Every article I have read on how PCI helps with GDPR, is at best, hugely overstated, and at worst, full of self-serving lies. I can fully appreciate the desire for cybersecurity companies (especially QSAs) to branch out from the massively price compressed and ultimately doomed PCI space, but to do so in this manner is unconscionable.

Unfortunately if you are falling for this advice, I can safely assume that you:

  1. have little idea of how limited the PCI DSS is, even as protection for the only form of data to which it’s relevant;
  2. have little idea what the GDPR is trying to achieve if you think a bunch of security controls are that significant a component; and
  3. don’t actually know what an ‘appropriate’ security program should look like.

This is actually not meant as a criticism, these things may not be your job, but if you have any responsibility for GDPR, you absolutely must learn to ask the right questions.  I will finish with some reasoning below, but leave to up to you work out whose guidance to take.

PCI and GDPR are very far removed from each other.

  1. Data protection Articles are only 3.34% of the Regulation – yes, I actually worked this out on a spreadsheet. That means the GDPR is 96.66% NOT security control relevant. Of course IT and IT security are important and intrinsic to GDPR, but PCI does not cover anything else other than than those things.;
    o
  2. PCI DSS makes no mention of the need for Governance – PCI compliance is almost invariably an IT project, and while this is obviously wrong, does not prevent organisations from achieving compliance. In GDPR, the IT folks have absolutely no idea where to start. Nor should they, IT/IS people aren’t lawyers and they do not control the organisation’s direction, they are business enablers who do as bid by senior management. GDPR requires a team effort from every department, which is exactly what Governance is.;
    o
  3. PCI DSS is about compliance to an already defined standard of security controls, the GDPR requires a demonstration of ‘appropriate security’ measures – For example, what if your annual risk assessment showed that the PCI controls were actually excessive? Could you scale some of them back? No, you can’t. Alternatively, what if your risk assessment showed that they weren’t enough, could your QSA insist that you went above and beyond? Again, no, so what the hell is the point of the risk assessment in PCI?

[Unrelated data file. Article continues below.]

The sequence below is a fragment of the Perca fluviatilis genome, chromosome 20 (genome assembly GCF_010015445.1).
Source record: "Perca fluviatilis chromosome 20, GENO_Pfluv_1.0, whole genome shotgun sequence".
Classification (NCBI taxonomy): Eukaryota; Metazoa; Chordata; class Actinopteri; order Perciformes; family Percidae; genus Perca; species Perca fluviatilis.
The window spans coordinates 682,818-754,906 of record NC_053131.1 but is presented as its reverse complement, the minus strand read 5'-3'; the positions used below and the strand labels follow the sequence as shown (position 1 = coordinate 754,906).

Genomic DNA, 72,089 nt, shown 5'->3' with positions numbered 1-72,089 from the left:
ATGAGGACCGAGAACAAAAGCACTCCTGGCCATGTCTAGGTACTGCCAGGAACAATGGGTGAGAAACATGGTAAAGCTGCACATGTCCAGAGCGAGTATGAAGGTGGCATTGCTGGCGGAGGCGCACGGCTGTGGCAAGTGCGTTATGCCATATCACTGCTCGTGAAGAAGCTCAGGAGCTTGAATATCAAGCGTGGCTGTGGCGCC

o
  4. Only QSAs that started out as security consultants [not the other way around] have the skill-set to provide any help at all. If they were experts in ISO 27001, CoBIT, NIST etc., then yes, they can help you both define and implement ‘appropriate security’. If all they did was pass the QSA exam, the only guarantee you have is that they can read.
    o
  5. The PCI DSS can never keep pace with the threat landscape – It’s already way behind, and with its complete inability to change significantly, the DSS can never represent appropriate security. If the DSS did change significantly, both the card brands and the SSC would be lynched. Millions of organisations have spent BILLIONS on PCI, they will simply refuse to start all over again. GDPR on the other hand has no defined controls, it’s up to YOU to show that your controls meet the measured risk.

In the end, the only way PCI can help with GDPR is to use the assigned budget to do security properly. You will never reach GDPR ‘compliance‘ using PCI, but you will achieve both PCI and GDPR compliance on the way to real security.